Feds should block Chinese purchase of MoneyGram
© Getty Images

Lawmakers are studying the possibility that Russian hackers tried to impact the November, an issue that has been dominating headlines. But they should be careful not to forget about China, a country that has done much greater damage to American interests over the last several years, and they could start by blocking the sale of a financial services company that offers the Chinese everything they need to perpetrate more serious attacks in the future.

The Chinese-owned Ant Financial Services Group is in the process of purchasing MoneyGram International for $880 million. The price is far above prospective earnings for the company, and the purchase would give Ant Financial a strong foreign presence in the American financial services sector. Ant Financial is the parent company of Alipay, formerly known as Alibaba, a company embroiled in controversy over e-commerce in counterfeit goods.

ADVERTISEMENT

This deal would not only cause harm to President Trump’s trade agenda, it would also create a serious national security and cybersecurity threat to the American economy. But a deal like this must be reviewed and approved by the Committee on Foreign Investment in the United States (CFIUS). CFIUS has the power to refer a final decision to the president who can block the transaction on national security grounds. Congress can play a role in conducting oversight hearings.

 

China is still one of the few communist nations in the world. China's high level of bureaucratic control of private industry and coordination among Chinese intelligence agencies should immediately set off alarm bells, especially as it pertains to the acquisition of MoneyGram, a company that has integrated access to key parts of our national financial electronic infrastructure. The acquisition would result in China’s hackers and intelligence agencies having massively enhanced access to American’s financial information.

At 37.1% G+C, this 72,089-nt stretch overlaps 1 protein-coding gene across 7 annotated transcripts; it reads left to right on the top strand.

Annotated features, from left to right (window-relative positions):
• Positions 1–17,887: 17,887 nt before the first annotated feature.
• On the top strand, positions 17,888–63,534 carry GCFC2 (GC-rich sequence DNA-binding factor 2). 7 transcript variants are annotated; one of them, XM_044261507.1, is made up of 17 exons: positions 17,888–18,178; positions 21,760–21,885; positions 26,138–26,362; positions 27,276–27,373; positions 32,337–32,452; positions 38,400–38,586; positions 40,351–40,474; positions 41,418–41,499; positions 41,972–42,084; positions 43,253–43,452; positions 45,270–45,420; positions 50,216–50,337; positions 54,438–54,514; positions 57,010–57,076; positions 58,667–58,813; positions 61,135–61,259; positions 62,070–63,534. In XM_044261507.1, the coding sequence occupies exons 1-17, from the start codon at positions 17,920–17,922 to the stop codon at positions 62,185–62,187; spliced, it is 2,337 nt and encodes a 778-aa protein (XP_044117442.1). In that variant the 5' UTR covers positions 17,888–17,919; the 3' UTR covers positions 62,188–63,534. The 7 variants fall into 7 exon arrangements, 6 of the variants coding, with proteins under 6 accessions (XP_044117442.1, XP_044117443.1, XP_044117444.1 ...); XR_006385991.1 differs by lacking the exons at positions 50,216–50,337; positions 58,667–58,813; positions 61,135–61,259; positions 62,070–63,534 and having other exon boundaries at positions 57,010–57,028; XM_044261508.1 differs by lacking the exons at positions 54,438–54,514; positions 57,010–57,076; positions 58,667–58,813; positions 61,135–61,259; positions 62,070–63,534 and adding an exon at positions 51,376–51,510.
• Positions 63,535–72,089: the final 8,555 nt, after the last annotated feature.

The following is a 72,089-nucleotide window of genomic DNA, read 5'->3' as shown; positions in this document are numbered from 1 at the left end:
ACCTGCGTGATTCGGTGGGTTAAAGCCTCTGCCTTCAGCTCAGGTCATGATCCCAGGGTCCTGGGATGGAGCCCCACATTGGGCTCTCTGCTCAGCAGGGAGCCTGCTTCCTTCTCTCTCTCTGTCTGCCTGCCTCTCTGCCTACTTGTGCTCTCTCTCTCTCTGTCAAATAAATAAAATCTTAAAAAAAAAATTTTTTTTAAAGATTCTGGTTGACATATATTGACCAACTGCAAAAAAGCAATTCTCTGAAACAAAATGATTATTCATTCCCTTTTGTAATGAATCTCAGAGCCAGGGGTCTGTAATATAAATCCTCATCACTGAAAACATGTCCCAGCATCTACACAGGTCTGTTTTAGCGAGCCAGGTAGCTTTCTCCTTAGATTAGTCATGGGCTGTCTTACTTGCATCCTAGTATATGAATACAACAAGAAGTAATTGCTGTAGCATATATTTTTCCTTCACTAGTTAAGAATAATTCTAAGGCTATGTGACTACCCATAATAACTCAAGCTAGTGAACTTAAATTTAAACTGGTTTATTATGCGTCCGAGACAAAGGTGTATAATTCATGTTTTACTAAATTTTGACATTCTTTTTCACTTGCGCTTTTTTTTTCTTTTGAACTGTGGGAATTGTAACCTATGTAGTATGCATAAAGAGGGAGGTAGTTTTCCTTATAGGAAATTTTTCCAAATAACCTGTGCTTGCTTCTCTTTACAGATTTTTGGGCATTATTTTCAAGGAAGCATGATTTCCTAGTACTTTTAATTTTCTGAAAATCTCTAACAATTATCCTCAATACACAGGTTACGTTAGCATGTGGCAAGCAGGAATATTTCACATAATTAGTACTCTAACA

The U.S.-China Economic and Security Review Commission’s 2016 Report to Congress even noted that “despite repeated pledges to let the market play a ‘decisive role’ in resource allocation, Beijing continues to use state-owned enterprises (SOEs) as a tool to pursue social, industrial, and foreign policy objectives, offering direct and indirect subsidies and other incentives to influence business decisions and achieve state goals.”

The implications of that dynamic go without saying. If for no other reason, the U.S. would be justified in stopping the MoneyGram sale as a response to China’s 2015 hack of the Office of Personnel Management, which resulted in the theft of data on more than 21 million people who applied or were connected to those who applied for security clearances. In its monumental incompetence, the Obama administration never got around to responding to that act of espionage, an oversight that the Trump administration could now correct.

Additional examples abound. Chinese hacking also resulted in the theft of plans for the F-35, a national security secret that took years and billions of dollars to develop, and hackers linked either to the People’s Liberation Army or to state-owned companies stand accused of breaching a range of American companies including Alcoa, Allegheny Technologies, SolarWorld, U.S. Steel, and Westinghouse Electric.

Allowing China to purchase MoneyGram would give the country access to sensitive international financial information, including Americans. It would be akin to inviting a gang of known cyber pilferers into our national financial electronic infrastructure.

CFIUS should refer a final decision to President Trump so he can properly vet this deal. Allowing Chinese interests to own MoneyGram would mean handing it over to their military and intelligence apparatuses, a horrific prospect for American security. It cannot be “business as usual” when it comes to granting them the leverage they need to keep stealing our advances.

Dan Perrin is the founder of the Council to Reduce Known Cyber Vulnerabilities.


The views expressed by contributors are their own and are not the views of The Hill.